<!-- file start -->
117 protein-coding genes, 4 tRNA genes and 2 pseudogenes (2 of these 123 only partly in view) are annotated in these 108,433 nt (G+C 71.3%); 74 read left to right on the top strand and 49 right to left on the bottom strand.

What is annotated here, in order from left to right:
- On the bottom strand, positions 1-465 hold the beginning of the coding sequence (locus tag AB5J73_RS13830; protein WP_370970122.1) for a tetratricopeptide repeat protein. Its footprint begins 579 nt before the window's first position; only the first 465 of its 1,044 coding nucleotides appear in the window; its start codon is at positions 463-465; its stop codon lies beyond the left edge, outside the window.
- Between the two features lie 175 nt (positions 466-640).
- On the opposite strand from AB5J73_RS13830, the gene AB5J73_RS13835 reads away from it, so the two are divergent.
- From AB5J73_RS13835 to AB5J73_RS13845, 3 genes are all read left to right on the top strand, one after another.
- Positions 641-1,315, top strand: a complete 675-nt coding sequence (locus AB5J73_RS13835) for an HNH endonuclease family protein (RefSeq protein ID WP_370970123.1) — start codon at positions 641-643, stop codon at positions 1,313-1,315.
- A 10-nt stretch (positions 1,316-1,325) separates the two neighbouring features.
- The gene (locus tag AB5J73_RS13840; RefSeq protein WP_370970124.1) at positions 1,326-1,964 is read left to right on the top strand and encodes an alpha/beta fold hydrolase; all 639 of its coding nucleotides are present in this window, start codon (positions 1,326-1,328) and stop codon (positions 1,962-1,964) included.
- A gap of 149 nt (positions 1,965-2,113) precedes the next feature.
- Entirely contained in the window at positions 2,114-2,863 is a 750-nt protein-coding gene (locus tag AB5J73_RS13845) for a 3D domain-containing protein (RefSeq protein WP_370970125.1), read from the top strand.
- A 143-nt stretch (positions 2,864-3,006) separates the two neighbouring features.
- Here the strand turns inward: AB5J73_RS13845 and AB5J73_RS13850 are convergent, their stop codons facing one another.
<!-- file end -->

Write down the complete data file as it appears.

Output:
117 protein-coding genes, 4 tRNA genes and 2 pseudogenes (2 of these 123 only partly in view) are annotated in these 108,433 nt (G+C 71.3%); 74 read left to right on the top strand and 49 right to left on the bottom strand.

What is annotated here, in order from left to right:
- On the bottom strand, positions 1-465 hold the beginning of the coding sequence (locus tag AB5J73_RS13830; protein WP_370970122.1) for a tetratricopeptide repeat protein. Its footprint begins 579 nt before the window's first position; only the first 465 of its 1,044 coding nucleotides appear in the window; its start codon is at positions 463-465; its stop codon lies beyond the left edge, outside the window.
- Between the two features lie 175 nt (positions 466-640).
- On the opposite strand from AB5J73_RS13830, the gene AB5J73_RS13835 reads away from it, so the two are divergent.
- From AB5J73_RS13835 to AB5J73_RS13845, 3 genes are all read left to right on the top strand, one after another.
- Positions 641-1,315, top strand: a complete 675-nt coding sequence (locus AB5J73_RS13835) for an HNH endonuclease family protein (RefSeq protein ID WP_370970123.1) — start codon at positions 641-643, stop codon at positions 1,313-1,315.
- A 10-nt stretch (positions 1,316-1,325) separates the two neighbouring features.
- The gene (locus tag AB5J73_RS13840; RefSeq protein WP_370970124.1) at positions 1,326-1,964 is read left to right on the top strand and encodes an alpha/beta fold hydrolase; all 639 of its coding nucleotides are present in this window, start codon (positions 1,326-1,328) and stop codon (positions 1,962-1,964) included.
- A gap of 149 nt (positions 1,965-2,113) precedes the next feature.
- Entirely contained in the window at positions 2,114-2,863 is a 750-nt protein-coding gene (locus tag AB5J73_RS13845) for a 3D domain-containing protein (RefSeq protein WP_370970125.1), read from the top strand.
- A 143-nt stretch (positions 2,864-3,006) separates the two neighbouring features.
- Here the strand turns inward: AB5J73_RS13845 and AB5J73_RS13850 are convergent, their stop codons facing one another.